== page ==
This species is able to copulate in mid-air, and during mating season, both male and female thoracic cellophane bees emit loud buzzing noises. Although they do not act in concert or swarm, when thoracic cellophane bees of large aggregations buzz in unison, they produce a sound similar to that of a beehive.  They are, nonetheless, harmless and highly beneficial pollinators of both native plants and crops.  

Thoracic cellophane bees are native to woodlands, where they tend to nest in bare soil in forest clearings. Their nests often appear in relatively shady areas that receive only a few hours of sun each day.  The female bee shown above right, however, built its nest in an open, sunlit pasture located in the Rockwood Hall section of Rockefeller State Park Preserve.  She was one of a large aggregation of several thousand bees, which occupied an extensive area near the Rockwood Hall foundation in June, 2017.  Colletetes thoracicus bees have been known to build nests in aggregations of more than 100,000 members.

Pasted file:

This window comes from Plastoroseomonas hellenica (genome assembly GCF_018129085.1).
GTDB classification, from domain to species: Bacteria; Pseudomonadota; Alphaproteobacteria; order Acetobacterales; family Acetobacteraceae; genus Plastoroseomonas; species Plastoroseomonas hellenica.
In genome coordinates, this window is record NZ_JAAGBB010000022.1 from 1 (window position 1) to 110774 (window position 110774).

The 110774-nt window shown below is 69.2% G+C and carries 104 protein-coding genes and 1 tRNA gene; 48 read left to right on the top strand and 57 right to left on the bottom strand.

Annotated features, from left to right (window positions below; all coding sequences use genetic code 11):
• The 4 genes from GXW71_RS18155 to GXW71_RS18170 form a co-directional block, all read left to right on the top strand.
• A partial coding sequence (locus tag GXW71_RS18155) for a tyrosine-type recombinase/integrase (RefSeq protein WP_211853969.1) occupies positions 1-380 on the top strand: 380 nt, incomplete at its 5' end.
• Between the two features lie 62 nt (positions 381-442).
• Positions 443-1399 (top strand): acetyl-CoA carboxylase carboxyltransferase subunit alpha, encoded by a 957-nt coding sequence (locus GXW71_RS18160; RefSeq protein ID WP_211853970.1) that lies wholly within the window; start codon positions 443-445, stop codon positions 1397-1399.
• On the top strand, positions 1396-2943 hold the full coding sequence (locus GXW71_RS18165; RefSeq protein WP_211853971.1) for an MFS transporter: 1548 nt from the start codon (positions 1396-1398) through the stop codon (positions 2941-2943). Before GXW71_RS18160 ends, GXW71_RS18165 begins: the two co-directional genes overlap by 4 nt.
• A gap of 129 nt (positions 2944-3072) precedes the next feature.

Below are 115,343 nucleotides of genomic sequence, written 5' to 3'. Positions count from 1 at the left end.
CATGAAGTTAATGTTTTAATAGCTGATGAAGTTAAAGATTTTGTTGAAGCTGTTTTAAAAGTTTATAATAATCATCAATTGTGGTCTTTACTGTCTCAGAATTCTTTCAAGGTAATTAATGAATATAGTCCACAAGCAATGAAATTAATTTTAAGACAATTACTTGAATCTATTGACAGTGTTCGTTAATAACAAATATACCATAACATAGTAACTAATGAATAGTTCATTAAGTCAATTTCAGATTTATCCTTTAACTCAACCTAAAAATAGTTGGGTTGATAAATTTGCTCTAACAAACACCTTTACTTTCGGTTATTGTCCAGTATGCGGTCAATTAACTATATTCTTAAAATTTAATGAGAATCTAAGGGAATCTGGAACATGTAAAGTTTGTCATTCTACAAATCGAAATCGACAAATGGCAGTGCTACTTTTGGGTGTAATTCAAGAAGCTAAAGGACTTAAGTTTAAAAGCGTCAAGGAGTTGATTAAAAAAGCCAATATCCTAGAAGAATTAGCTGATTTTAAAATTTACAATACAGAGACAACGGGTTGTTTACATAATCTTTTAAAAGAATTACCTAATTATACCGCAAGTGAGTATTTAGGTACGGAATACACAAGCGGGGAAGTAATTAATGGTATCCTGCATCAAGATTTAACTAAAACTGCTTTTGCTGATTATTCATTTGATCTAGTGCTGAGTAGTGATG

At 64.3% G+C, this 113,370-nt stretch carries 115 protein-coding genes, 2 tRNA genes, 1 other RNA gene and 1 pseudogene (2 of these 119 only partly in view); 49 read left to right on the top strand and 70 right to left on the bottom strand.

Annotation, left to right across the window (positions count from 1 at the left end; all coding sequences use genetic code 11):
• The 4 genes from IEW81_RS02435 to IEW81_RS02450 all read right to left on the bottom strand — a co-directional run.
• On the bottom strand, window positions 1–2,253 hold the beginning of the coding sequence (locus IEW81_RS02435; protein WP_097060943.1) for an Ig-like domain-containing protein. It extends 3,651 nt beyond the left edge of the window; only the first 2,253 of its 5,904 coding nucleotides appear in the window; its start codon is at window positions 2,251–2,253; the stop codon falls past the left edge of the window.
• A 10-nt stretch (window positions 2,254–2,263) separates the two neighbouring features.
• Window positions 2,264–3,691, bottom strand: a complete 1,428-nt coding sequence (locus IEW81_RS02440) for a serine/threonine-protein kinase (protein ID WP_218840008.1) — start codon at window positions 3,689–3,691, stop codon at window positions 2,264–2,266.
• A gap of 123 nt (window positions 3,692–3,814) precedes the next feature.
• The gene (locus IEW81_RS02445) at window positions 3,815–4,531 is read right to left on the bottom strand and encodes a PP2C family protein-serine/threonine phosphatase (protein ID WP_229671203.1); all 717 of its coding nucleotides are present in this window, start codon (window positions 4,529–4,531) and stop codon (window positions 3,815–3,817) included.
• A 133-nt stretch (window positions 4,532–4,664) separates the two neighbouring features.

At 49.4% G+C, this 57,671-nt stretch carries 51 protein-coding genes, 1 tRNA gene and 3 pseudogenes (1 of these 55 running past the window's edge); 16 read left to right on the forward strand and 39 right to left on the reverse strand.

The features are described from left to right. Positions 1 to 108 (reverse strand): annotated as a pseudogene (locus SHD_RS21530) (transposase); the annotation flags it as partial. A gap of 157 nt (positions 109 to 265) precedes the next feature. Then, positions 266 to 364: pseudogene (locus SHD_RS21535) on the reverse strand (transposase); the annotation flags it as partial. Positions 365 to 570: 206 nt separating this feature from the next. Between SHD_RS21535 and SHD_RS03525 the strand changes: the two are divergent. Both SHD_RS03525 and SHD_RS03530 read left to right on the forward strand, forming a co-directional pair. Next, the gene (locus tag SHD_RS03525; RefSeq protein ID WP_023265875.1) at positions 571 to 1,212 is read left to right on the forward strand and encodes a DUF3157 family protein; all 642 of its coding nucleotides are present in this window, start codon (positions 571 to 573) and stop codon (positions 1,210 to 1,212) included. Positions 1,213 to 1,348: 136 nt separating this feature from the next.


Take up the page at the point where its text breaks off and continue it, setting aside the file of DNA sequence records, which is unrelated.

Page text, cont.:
Thoracic cellophane bees are key pollinators of tulip trees, and highly important to their seed production.  Colletes thoracicus bees additionally pollinate willows and a number of spring-blooming native woodland shrubs, including  holly, serviceberry, chokeberry, chokecherry, Chickasaw plum, huckleberry, longstyle sweetroot and blueberry.  They are also significant pollinators of fruit trees such as apples and plums; and of and caneberries such as blackberries and wineberries.  During late May, female thoracic cellophane bees can be found pollinating cultivated raspberries in the crop fields of Stone Barns Center for Food and Agriculture.